In 1942 William Brown was posted as a recently commissioned Indian Army Officer to the Gilgit Agency in the very north of the North West Frontier. He travelled widely, learnt the local dialects and built the Chilas Polo ground. After a brief period away from Gilgit, just prior to Partition in early 1947 he was appointed acting Commandant of the Gilgit Scoots. To his horror he learnt that the Viceroy Lord Mountbatten had ruled that Gilgit, despite being 99% Muslim, should be ceded to Hindu rule. Knowing that this was a disastrous and callous decision that would lead to insurrection, chaos and bloodshed, the 25 year-old acting Major Brown took it upon himself to oust the Indian Governor, fly to Karachi and offer Gilgit to the Pakistanis, who accepted with alacrity. Brown knew that he was in the eyes of the Indians and Mountbatten, a mutineer who would have been executed, had he fallen into Indian hands. Thus it is all the more extraordinary that six months later he was awarded the MBE, the citation of which was so vague that it gave no indication of the reason. As well as giving an hour-by-hour account of this unfolding political and military drama, Brown's memoir capture the atmosphere and magic of this remote country at the close of the Empire.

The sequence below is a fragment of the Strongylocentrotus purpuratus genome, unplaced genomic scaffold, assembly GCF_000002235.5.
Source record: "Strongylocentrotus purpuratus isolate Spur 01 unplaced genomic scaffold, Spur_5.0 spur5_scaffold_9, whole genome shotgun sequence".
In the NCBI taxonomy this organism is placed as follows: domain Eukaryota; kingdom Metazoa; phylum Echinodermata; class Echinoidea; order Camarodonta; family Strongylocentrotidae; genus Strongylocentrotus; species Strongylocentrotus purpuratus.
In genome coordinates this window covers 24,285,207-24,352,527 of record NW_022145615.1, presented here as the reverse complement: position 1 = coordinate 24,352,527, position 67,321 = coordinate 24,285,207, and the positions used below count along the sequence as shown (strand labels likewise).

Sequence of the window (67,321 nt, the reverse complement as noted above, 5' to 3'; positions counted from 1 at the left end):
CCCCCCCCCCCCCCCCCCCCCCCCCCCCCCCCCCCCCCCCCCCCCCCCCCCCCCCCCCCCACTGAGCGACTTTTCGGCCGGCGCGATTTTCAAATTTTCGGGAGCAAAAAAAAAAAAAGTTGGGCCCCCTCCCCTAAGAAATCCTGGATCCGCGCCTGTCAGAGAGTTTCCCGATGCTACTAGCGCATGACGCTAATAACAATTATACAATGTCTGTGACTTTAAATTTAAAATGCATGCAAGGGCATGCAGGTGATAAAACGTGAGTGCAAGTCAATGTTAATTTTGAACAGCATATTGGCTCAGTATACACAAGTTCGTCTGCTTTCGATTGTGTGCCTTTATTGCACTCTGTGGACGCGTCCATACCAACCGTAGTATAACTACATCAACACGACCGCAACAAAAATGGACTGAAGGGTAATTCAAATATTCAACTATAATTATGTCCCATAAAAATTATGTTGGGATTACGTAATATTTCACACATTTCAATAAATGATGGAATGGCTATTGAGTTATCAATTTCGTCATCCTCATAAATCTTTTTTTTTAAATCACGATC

Born in Scotland in 1922, Brown's military career is covered in this book. He remained in India and Pakistan after leaving the Army and married Margaret. They returned to the Borders in 1959. He died in 1984 but his widow is very much alive and lives in North London.